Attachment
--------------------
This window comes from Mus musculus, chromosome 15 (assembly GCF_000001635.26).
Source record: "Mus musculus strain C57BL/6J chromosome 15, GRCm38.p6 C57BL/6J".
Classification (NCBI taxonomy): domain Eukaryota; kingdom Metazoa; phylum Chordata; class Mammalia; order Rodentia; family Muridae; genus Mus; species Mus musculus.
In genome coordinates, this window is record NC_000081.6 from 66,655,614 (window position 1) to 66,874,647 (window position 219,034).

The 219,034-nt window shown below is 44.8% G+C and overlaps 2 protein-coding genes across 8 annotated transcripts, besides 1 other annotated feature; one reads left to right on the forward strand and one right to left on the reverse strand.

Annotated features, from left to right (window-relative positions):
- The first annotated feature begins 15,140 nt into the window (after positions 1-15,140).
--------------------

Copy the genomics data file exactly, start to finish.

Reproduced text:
This window comes from Mus musculus, chromosome 15 (assembly GCF_000001635.26).
Source record: "Mus musculus strain C57BL/6J chromosome 15, GRCm38.p6 C57BL/6J".
Classification (NCBI taxonomy): domain Eukaryota; kingdom Metazoa; phylum Chordata; class Mammalia; order Rodentia; family Muridae; genus Mus; species Mus musculus.
In genome coordinates, this window is record NC_000081.6 from 66,655,614 (window position 1) to 66,874,647 (window position 219,034).

The 219,034-nt window shown below is 44.8% G+C and overlaps 2 protein-coding genes across 8 annotated transcripts, besides 1 other annotated feature; one reads left to right on the forward strand and one right to left on the reverse strand.

Annotated features, from left to right (window-relative positions):
- The first annotated feature begins 15,140 nt into the window (after positions 1-15,140).